Why a millennial Christian loves the liturgy

Rev. Erik Parker, who blogs at The Millennial Pastor, has written a thoughtful piece on why he and others of this millennial generation prizes liturgical worship.  He does not attack contemporary worship, and he writes in an irenic tone, summarizing the various attempts the church has made over the years to attract “the younger generation” and citing his own experience in and out of the church.  He then explains how and why “Liturgy can engage the young people.” [Read more...]

Attraction, not argument

Michael Brendan Dougherty discusses the doom and gloom many Christians feel about the church’s prospects in contemporary culture.  He disagrees that things are that bad and says that there are two ways the church grows:  by biology and by “attraction, not argument.”  He goes on to quote Pope Benedict XVI who said that “The only really effective apologia for Christianity comes down to two arguments, namely, the saints the Church has produced and the art which has grown in her womb.”

Would that the church today would grow some art in her womb that would have elements of attraction!  Is this just more theology of glory wishful thinking?  Won’t a period of cultural exile, weakness, and humiliation under the Cross do the church some good?  Or does the author make a good point?  If he does, what should change in the way the church goes about its business? [Read more...]

Our new insecurity

Terrorism, the shaky economy, and now ebola–these things make us feel insecure.  Chris Cillizza says that other items in the news–the Secret Service failures, the controversy over the Ferguson police, the rise of ISIL in Iraq despite our military’s prowess–adds a further level of insecurity, that those who are supposed to protect us can’t.  See what he says after the jump.  What do you think of his analysis? [Read more...]

The Catholic debate over liberal society

Rod Dreher describes what happened at a conference sponsored by First Things on the future of religion in the public square.  In the course of doing so, he describes a current controversy among conservative Catholics:  The “Murrayites” believe that Catholicism is compatible with American-style political and economic liberalism.  (Not so much liberalism as left-wing ideology, but the ideals of liberty, democracy, and free-enterprise economics.)  Against this view are the “radical Catholics” who believe that this liberalism is incompatible with Christianity.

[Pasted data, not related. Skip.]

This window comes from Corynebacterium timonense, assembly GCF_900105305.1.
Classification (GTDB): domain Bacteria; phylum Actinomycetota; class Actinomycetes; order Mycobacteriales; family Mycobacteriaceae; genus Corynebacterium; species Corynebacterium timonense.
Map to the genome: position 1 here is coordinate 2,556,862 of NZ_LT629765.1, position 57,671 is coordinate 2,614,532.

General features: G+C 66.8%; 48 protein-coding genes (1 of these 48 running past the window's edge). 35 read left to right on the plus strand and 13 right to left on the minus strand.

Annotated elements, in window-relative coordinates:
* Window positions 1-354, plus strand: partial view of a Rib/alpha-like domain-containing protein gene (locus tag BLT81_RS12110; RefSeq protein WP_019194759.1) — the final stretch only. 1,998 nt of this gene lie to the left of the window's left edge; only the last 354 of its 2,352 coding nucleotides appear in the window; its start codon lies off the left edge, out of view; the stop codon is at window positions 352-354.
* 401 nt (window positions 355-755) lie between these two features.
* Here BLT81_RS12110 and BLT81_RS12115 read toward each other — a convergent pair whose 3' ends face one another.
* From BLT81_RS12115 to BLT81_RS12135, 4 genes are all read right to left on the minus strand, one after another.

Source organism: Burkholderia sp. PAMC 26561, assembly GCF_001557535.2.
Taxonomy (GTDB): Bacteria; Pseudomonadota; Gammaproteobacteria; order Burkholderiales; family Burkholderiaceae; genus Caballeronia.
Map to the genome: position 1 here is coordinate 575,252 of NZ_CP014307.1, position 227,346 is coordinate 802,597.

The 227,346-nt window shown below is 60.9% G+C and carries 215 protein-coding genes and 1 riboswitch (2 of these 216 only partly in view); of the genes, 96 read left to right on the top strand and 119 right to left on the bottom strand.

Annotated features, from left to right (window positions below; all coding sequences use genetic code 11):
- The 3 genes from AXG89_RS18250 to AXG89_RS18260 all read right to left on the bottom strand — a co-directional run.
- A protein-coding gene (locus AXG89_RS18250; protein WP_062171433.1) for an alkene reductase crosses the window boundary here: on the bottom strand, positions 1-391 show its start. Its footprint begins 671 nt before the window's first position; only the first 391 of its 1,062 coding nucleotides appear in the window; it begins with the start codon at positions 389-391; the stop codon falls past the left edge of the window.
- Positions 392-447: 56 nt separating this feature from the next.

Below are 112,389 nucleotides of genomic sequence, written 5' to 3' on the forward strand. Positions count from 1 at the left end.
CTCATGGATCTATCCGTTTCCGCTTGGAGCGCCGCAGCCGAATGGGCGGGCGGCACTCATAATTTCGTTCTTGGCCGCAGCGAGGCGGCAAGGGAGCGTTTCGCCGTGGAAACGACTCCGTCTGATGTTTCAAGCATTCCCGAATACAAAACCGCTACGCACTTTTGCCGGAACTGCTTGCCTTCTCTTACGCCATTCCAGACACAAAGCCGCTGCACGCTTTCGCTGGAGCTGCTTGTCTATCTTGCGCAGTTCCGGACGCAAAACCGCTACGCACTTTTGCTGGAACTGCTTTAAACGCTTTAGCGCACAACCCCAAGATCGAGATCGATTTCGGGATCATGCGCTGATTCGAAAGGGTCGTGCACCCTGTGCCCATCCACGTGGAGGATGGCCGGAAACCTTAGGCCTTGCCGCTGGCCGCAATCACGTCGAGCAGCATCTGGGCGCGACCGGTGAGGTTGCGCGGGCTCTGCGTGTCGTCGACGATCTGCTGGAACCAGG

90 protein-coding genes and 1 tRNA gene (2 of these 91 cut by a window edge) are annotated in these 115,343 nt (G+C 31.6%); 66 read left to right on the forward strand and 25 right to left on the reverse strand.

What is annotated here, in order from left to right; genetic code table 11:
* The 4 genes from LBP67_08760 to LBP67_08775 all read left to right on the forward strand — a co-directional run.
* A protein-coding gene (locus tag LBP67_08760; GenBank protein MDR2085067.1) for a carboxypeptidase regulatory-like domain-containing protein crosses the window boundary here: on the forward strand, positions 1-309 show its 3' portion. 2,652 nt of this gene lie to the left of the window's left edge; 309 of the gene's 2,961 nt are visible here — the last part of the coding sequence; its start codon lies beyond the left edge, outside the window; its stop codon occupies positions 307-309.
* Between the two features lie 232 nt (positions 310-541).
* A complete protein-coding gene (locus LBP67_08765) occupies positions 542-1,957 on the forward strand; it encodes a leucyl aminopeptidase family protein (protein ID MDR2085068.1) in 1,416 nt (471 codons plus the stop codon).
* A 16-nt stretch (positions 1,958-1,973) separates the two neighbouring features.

Read the remarks after the jump and click on the link to Patrick Deneen’s article on the conflict.  Substitute “Christian” for “Catholic.”  Do the points still hold for Christianity in general, or does the debate hinge on specific tenets of Catholicism?  Can there be a “Murrayite” Protestantism vs. a “radical” Protestantism?  Or is Protestantism intrinsically connected to liberalism?  How about “Lutheranism,” or does the doctrine of the Two Kingdoms work for any society?

I’m curious too what the alternative is for the “radicals.”  Some kind of authoritarian regime?  The Pope at the head of an Emperor, as in the Middle Ages?

[Read more...]

A quarter of Americans want to secede

Forty-five percent of Scots wanted to secede from Great Britain, and other secessionist movements are building up steam around the world (the Catalonians in Spain, the Flemish in Belgium, the Kurds in Iraq and Turkey, the Russians in the Ukraine, etc.).  And according to a recent poll, almost a fourth of Americans would like their states to secede from the Union.

The would-be secessionists come from both conservatives and liberals.  I haven’t noticed much nationalistic sentiment directed to one’s state or region, unlike in the Civil War days.  (For one thing, the states and regions have become much more homogenized than they used to be.)  Then again, I don’t notice nearly as much nationalistic sentiment directed to the United States of America anymore, unlike the broadly-felt patriotism of my youth.

Do any of you want to secede from the union?  Could you explain why? [Read more...]

Singles’ nation

For the first time since records were kept, a majority of American adults are single. [Read more...]


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